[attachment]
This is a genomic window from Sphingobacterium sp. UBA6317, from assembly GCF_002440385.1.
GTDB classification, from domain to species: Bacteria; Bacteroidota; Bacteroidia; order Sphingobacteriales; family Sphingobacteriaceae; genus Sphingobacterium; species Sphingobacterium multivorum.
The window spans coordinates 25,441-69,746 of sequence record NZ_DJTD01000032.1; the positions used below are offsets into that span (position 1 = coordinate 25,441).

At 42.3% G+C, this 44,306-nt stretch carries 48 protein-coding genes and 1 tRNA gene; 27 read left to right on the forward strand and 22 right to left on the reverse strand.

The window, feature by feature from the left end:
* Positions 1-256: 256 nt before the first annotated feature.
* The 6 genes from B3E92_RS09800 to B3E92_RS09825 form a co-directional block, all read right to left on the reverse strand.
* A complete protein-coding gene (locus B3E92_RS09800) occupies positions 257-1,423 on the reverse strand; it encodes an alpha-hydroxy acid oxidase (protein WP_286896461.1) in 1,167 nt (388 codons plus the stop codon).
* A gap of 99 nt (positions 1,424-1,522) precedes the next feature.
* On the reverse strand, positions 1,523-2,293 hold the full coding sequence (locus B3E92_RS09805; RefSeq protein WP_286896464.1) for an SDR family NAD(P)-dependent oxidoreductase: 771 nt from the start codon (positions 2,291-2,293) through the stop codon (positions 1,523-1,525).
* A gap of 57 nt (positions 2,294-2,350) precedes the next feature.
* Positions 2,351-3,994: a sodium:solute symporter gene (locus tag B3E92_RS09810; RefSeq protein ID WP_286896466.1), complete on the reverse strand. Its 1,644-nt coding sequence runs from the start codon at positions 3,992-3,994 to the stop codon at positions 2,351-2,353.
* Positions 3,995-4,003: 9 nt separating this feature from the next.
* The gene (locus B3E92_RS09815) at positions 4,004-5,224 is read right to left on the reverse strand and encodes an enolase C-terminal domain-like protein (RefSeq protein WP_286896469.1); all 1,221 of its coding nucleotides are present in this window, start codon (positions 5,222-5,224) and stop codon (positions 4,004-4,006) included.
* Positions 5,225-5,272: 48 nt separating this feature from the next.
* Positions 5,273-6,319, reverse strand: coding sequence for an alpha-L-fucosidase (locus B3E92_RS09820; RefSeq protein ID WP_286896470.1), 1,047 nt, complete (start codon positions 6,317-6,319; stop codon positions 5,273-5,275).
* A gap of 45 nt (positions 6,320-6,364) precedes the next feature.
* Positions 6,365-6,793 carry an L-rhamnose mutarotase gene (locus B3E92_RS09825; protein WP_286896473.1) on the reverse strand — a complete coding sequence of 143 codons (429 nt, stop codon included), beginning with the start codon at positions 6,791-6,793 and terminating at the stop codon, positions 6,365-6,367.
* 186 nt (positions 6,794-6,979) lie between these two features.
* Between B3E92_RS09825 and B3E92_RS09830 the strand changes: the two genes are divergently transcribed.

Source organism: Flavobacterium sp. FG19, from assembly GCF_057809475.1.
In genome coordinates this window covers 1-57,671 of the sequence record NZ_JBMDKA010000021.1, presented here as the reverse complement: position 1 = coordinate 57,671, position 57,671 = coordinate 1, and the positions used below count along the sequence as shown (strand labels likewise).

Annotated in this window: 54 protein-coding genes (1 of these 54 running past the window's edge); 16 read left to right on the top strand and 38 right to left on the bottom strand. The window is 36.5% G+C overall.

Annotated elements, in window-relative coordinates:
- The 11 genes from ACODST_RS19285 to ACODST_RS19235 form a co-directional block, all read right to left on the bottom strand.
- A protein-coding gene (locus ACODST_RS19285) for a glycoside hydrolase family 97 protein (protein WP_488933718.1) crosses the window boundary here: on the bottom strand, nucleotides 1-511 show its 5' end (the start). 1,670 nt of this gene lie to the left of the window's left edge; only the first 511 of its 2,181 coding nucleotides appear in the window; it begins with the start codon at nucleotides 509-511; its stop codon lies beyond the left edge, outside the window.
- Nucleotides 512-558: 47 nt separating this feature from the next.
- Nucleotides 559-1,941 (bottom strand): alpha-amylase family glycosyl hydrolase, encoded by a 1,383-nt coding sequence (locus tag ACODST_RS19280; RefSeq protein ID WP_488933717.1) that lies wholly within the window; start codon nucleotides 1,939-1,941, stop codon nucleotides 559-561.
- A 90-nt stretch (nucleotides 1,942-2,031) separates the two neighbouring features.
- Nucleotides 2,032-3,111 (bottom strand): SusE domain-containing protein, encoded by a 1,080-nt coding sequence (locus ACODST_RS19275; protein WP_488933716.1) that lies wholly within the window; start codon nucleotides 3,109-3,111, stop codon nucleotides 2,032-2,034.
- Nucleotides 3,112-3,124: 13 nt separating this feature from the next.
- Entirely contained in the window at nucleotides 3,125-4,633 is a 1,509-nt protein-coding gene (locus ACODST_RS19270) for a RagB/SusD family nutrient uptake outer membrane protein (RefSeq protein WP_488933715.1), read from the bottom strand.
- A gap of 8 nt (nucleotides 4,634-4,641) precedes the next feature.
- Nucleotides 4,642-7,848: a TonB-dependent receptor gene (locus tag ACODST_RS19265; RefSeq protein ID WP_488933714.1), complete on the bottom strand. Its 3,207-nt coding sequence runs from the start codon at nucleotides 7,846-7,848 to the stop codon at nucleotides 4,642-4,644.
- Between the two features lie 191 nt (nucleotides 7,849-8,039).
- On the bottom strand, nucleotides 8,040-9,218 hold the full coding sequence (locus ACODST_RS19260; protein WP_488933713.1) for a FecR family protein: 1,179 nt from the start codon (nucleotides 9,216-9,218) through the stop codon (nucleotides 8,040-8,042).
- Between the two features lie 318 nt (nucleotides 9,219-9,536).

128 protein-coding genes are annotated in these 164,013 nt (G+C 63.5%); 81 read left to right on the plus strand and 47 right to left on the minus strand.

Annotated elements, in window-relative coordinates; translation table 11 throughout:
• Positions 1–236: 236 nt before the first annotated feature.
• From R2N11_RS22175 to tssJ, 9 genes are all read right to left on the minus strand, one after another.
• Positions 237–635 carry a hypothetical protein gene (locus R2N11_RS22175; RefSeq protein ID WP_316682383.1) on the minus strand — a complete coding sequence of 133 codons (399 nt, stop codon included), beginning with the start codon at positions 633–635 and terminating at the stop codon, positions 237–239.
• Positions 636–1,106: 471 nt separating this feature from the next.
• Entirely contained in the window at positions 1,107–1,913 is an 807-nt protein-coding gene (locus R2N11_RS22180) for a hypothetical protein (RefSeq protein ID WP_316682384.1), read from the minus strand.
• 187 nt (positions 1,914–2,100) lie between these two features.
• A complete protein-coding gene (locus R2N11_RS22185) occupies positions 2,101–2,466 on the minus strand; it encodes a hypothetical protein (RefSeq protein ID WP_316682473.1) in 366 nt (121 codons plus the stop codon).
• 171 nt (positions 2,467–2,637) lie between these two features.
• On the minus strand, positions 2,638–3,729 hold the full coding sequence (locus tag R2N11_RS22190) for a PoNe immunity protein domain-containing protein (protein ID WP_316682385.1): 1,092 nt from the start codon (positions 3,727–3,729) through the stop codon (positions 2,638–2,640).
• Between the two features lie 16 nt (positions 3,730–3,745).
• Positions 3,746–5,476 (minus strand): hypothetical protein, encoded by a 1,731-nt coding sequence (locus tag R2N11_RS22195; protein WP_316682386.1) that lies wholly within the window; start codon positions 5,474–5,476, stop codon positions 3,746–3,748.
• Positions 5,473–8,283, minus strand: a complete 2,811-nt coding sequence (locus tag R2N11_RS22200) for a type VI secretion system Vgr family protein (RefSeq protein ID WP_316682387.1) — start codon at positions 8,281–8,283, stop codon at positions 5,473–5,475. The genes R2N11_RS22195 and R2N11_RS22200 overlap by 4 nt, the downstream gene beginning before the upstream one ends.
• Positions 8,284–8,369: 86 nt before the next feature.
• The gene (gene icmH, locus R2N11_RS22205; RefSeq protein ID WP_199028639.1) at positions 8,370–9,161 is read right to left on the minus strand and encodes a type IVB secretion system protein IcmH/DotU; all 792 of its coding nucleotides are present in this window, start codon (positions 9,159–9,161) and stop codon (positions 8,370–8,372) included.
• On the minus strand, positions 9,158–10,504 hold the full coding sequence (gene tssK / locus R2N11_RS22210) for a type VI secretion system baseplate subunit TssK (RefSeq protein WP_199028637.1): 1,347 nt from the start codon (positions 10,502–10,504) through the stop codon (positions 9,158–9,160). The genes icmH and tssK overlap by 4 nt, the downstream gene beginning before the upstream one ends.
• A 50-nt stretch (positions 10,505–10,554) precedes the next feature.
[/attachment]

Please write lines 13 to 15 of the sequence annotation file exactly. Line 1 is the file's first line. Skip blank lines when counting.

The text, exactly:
* Positions 3,995-4,003: 9 nt separating this feature from the next.
* The gene (locus B3E92_RS09815) at positions 4,004-5,224 is read right to left on the reverse strand and encodes an enolase C-terminal domain-like protein (RefSeq protein WP_286896469.1); all 1,221 of its coding nucleotides are present in this window, start codon (positions 5,222-5,224) and stop codon (positions 4,004-4,006) included.
* Positions 5,225-5,272: 48 nt separating this feature from the next.